Finger-pointing and vitriol were in abundance during the Santa Clara City Council’s discussion of enforcing the weekday curfew for Levi’s Stadium.
Tuesday night’s meeting centered around an informational report discussing the 10 p.m. curfew for weekday, non-NFL events and how the Council/Stadium Authority Board should proceed in regards to that City policy.
“We have to do a better job protecting the neighbors,” said Council Member Kathy Watanabe. “And the 49ers have to do a better job managing the stadium and following the law.”
In 2010, the Council set the 10 p.m. Sunday through Thursday curfew, but placed a parameter that allowing events to go past the curfew was the purview of the City Manager.
Still, many wore green armbands and held neon green signs that read “Follow the Law.”
Many made reference to 49ers President Al Guido’s comments claiming the stadium recently lost a bid to bring pop star Ed Sheeran to Levi’s Stadium because of the curfew; Guido claimed the concert would have brought roughly $850,000 to the Santa Clara.
Council Member Teresa O’Neill gave a presentation suggesting that the City conduct a variety of surveys to gauge residents’ sentiments toward extending the curfew.
Vice Mayor Dominic Caserta took issue with the process by which O’Neill came to give the presentation. He said that, although he was not trying to “indict” O’Neill, he was unaware then-City Manager Rajeev Batra gave her the task of coming up with solutions to public outreach regarding the curfew. The original motion had included the scheduling of community meetings, which Batra in turn cancelled because of Mayor Gillmor’s concerns that the meeting fell so close to Labor Day and also because the Stadium Authority was not invited.
The problem, Caserta said, was that Batra was too “sheepish” in the endeavor. He said former City Manager Julio Fuentes, former Finance Director Gary Ameling, and former City Attorney Richard Nosky occasionally disagreed with the Mayor, and they no longer work for the City.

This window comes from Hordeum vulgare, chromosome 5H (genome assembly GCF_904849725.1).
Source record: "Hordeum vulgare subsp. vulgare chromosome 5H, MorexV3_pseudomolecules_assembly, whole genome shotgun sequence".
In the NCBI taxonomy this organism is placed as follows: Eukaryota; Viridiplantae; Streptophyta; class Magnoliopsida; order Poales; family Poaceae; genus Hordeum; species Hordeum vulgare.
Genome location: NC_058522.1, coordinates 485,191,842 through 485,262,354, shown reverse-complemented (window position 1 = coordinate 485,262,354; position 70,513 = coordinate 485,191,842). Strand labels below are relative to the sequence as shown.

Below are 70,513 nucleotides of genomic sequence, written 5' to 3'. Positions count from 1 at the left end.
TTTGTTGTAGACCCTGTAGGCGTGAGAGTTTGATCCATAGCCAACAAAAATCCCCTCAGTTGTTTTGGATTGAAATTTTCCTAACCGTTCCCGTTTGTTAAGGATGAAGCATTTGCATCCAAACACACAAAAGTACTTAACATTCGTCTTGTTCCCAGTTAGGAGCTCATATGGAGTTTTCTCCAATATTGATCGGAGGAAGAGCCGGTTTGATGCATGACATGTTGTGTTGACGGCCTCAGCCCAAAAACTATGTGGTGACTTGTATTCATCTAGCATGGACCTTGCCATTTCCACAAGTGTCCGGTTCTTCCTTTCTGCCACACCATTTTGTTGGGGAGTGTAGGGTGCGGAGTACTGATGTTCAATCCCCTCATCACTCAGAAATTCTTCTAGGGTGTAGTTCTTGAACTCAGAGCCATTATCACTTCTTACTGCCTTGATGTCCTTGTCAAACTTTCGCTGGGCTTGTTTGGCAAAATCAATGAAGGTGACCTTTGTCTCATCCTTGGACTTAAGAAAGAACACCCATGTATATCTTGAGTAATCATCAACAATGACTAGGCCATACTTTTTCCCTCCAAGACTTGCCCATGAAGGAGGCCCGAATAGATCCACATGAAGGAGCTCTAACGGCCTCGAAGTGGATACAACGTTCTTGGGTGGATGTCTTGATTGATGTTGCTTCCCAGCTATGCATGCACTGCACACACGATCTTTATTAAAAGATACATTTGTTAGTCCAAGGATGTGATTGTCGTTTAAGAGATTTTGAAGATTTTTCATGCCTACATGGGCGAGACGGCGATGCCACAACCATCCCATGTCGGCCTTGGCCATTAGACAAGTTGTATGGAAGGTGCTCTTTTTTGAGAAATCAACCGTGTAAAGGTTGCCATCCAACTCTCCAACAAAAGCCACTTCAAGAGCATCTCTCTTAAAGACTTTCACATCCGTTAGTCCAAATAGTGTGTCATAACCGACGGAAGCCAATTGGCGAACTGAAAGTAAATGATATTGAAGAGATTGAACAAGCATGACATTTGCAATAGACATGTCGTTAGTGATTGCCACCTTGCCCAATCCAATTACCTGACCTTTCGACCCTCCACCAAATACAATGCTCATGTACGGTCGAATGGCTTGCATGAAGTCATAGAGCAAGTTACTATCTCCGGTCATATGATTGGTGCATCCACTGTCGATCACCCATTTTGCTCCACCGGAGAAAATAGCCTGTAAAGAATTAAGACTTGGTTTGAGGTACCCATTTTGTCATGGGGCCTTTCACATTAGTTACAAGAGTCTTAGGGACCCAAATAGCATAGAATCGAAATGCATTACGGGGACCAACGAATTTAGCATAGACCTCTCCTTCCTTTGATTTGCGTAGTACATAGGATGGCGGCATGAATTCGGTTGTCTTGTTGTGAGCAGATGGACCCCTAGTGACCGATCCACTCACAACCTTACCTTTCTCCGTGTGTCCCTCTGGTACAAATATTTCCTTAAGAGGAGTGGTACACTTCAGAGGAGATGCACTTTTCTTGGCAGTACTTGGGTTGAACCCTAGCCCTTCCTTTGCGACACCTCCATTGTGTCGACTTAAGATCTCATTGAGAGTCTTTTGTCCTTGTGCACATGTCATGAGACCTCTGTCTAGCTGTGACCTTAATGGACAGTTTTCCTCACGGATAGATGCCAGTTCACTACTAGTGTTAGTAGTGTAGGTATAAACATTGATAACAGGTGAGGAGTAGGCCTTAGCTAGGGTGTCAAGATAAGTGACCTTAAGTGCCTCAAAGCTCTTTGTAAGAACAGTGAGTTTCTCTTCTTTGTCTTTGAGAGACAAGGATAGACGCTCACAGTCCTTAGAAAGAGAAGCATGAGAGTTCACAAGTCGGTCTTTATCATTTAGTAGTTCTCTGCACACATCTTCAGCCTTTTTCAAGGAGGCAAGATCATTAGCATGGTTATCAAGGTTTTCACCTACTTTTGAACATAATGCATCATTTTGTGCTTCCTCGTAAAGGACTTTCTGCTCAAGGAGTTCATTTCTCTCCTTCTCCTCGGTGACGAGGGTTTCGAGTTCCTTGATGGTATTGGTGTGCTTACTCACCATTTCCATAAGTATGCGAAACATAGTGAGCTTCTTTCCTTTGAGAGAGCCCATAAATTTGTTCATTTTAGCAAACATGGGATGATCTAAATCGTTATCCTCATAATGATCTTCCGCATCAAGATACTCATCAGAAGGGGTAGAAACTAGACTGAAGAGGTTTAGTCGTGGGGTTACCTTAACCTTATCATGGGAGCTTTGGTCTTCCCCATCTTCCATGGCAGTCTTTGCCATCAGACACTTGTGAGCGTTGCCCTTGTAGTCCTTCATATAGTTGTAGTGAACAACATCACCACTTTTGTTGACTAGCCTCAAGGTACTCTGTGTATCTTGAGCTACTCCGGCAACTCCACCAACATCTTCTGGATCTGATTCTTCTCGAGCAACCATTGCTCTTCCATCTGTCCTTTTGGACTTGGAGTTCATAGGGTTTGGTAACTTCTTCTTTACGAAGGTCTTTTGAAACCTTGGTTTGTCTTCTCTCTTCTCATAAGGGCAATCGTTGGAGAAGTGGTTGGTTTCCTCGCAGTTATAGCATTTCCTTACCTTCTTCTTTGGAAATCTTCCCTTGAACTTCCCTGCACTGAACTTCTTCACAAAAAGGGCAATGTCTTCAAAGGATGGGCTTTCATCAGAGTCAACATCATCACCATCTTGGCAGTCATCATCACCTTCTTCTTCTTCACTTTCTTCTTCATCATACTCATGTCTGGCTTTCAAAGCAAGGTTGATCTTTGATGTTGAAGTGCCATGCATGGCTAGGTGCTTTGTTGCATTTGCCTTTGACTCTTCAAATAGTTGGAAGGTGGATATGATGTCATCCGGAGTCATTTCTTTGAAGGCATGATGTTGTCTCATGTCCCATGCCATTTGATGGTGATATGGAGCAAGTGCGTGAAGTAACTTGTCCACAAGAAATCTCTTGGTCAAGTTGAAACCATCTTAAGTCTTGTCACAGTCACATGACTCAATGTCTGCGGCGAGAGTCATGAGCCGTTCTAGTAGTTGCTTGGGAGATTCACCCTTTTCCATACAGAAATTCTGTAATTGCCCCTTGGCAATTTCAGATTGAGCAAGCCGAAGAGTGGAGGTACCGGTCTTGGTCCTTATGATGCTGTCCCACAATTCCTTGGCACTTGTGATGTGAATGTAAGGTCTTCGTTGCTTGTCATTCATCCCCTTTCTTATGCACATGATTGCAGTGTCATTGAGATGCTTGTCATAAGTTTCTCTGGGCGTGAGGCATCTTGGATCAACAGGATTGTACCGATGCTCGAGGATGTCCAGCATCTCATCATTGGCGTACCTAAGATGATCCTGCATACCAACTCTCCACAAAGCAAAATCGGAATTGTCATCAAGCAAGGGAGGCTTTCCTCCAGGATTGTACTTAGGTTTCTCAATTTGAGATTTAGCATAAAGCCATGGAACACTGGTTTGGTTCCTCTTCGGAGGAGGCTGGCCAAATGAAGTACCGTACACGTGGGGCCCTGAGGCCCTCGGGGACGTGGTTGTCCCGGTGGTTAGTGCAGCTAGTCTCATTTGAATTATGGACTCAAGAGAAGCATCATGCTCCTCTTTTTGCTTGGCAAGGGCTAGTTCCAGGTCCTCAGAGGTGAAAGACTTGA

The discussion tore open old wounds, with many rehashing the soccer park fiasco where advocates claimed the 49ers reneged on an agreement to refurbish youth soccer fields before trying to reclaim the fields for parking.
Caserta called the opposition to his comments a “political vendetta that has nothing to do with following the law.” He said he is looking out for residents by ensuring the stadium has high-quality events that draw crowds and generate money for the City.
Council Member Patricia Mahan, who is a lawyer and was on the Council when it enacted the curfew, agreed with Caserta, saying that the intent of the ordinance was always to allow the City Manager to have discretion on whether to allow events to go past 10 p.m. Those events, she continued, add a lot of money to the City’s general fund.
“There are benefits, and there are burdens. That is just the way it is,” Mahan said. “We have to sort of grow up and little bit and realize.”
Jim Mercurio, manager of Levi’s Stadium, said that he cannot control the routes of artists and that promoters will not come to Levi’s Stadium if Council imposes regulations as it is proposing.
“I promise you, you will not have any additional concerts Sunday through Thursday with an additional curfew,” he said.
He said the 49ers remain committed to working with the Council to find a solution that balances the needs of the residents while bringing top-notch talent to the stadium.
While some members of the public supported extending the curfew, others were vocal about opposing it.
“If money is more important than quality of life, then the City could open a bordello and name it after one of the Council Members,” said Council mainstay Howard Meyers.
Hosam Haggag, another public meeting mainstay, said the 49ers are not a “trusted partner,” saying that the team has given the City the “bait and switch” on a variety of items—use a community room at the stadium, the curfew for the U2 concert in May, and use of the creek trail during games. He called Caserta, Mahan and Council Member Pat Kolstad a “disgrace” and said they are “doing the bidding of their 49er overloads.”
Harbir Bhatia, who is the vice chair of the Santa Clara Cultural Commission, but spoke as a resident, said the Council’s antics were not “respectable behavior.” She said it was “putting [its] dirty laundry out there,” adding that it was “embarrassing.” She said that O’Neill’s plan to obtain some analytics from residents living near the stadium should prove fruitful and that she hopes whatever those numbers show, the Council will “be ready to act” on the resident’s wishes “irrespective of opinion.”